President Obama and Chinese president Xi Jinping will meet this weekend to talk cybersecurity, among other things, but there are plenty of people on either side talking already.
A day after China’s claim that it has “mountains of data” proving U.S.-based hackers have been attacking the Middle Kingdom, United States intelligence officials say they have reason to believe Chinese hackers orchestrated “a massive cyberespionage operation against the 2008 presidential campaigns” of Obama and John McCain.
The cyberattacks reportedly targeted computers and laptops of campaign aides and advisors who were privy to high-level briefings. Dennis Blair, who served as Obama’s director of national intelligence in 2009 and 2010, said that, best he can tell, “this was a case of political cyberespionage by the Chinese government against the two American political parties.”
Such phrasing is intriguing given China’s rhetoric earlier this week. Beijing said that it was “technically irresponsible” to accuse governments of being complicit in hacking, and that such disputes should be handled “through communication, not confrontation.”
So much for that.
As part of China’s 2008 hack attacks, a private correspondence between McCain and the president of Taiwan was also thieved. As a result, Randall Schriver, who was serving as a top McCain adviser on Asian policy, received a call from a Chinese official complaining about the letter — before it had been delivered.
The intrusions had been reported previously, but U.S. officials had never so explicitly pointed the finger at the Chinese government as being responsible. Doing so now further spices up this weekend’s summit between Xi and Obama.
Things Get Hairier for Apple in Europe
It’s looking less and less likely that this will go away.
Apple used its influence to gain preferential treatment from mobile operators, a former senior executive at a major European operator told The Guardian. The claim comes on the heels of the European Commission’s announcement that it was probing Apple’s tactics.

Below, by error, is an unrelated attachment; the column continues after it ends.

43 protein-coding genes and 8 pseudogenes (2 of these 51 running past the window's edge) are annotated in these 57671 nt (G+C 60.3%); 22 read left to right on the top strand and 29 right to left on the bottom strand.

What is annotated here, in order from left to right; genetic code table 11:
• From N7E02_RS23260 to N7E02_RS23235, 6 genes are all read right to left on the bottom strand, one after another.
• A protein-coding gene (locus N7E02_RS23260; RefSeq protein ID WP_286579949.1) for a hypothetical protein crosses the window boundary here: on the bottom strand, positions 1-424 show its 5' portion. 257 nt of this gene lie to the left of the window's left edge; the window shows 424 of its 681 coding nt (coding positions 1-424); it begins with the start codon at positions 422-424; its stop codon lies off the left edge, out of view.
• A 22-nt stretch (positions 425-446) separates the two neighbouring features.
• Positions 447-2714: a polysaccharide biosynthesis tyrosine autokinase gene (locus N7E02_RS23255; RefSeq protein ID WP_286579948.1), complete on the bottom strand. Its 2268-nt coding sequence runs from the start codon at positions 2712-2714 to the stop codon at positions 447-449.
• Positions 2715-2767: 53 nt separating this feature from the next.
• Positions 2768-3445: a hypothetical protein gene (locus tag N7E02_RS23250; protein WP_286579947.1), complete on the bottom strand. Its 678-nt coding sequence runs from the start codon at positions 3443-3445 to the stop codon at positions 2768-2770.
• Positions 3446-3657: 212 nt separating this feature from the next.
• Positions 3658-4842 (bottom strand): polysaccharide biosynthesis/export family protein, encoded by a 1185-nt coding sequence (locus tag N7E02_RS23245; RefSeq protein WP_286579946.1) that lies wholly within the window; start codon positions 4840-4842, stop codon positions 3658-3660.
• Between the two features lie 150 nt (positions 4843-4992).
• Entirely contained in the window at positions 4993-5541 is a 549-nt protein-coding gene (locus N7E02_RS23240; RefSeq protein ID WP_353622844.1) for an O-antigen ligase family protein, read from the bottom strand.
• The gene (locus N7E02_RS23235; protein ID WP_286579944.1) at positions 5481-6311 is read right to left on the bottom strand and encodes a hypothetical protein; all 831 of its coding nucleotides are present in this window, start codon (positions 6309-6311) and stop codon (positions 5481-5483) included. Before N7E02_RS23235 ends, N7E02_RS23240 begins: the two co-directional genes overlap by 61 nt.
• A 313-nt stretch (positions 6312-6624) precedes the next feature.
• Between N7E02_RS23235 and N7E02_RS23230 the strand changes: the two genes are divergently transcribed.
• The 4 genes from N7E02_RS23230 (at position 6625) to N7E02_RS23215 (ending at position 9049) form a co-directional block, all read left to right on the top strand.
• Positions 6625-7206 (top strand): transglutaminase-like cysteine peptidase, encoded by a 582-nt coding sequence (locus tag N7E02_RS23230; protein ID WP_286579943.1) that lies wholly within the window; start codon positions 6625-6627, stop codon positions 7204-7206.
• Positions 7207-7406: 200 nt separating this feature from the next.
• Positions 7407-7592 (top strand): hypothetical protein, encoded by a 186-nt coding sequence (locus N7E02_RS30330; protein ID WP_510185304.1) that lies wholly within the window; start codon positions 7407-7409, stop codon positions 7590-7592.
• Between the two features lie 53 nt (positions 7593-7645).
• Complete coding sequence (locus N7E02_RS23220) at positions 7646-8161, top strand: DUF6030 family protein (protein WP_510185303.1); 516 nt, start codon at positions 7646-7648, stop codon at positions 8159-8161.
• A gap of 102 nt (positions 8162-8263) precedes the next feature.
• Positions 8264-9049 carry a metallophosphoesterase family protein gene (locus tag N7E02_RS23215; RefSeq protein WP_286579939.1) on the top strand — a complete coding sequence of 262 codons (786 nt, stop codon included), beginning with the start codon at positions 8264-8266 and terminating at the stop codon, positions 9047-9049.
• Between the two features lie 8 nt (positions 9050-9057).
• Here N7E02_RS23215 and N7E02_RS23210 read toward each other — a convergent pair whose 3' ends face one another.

The probe included a questionnaire sent to mobile network operators throughout Europe and investigated whether Apple forced dodgy distribution terms on potential carriers. If these operators answered questions the same way they talk to reporters, it could spell a full-blown investigation, which, as Microsoft and Google can attest, isn’t always fun.
Apple says its contracts fully comply with EU law.
One thing potentially working in Apple’s favor is the definition of “dominance.” Researchers have pegged Apple’s share of the European smartphone market at 22 percent — well below the 40 percent threshold typically used to define dominance. That, by extension, makes it difficult for Apple to abuse its dominance.
European Union Still Grappling With Data Laws
Justice ministers from all 27 European Union members states agreed Thursday to a proposal that will allow companies’ use of personal data to be scrutinized by regulators.
The agreement was described as “business-friendly” by The New York Times, which said that the agreement is far less stringent than measures proposed more than a year ago. The Times credited an intense lobbying effort for the “softening” of original proposals.
The final version of the legislation will not be done for several months — perhaps not until 2014.
Report: Saudi Arabia Blocks Messaging App
The Viber messaging app service has been blocked in Saudi Arabia, according to Talmon Marco, the head of Viber.
Earlier this year, Saudi authorities had warned Viber and other encrypted messaging services that unless they allowed monitoring, they would be blocked. Viber didn’t comply, and it looks as though authorities stuck to their guns.
WhatsApp and Skype also received warnings from authorities, but thus far neither has been blocked.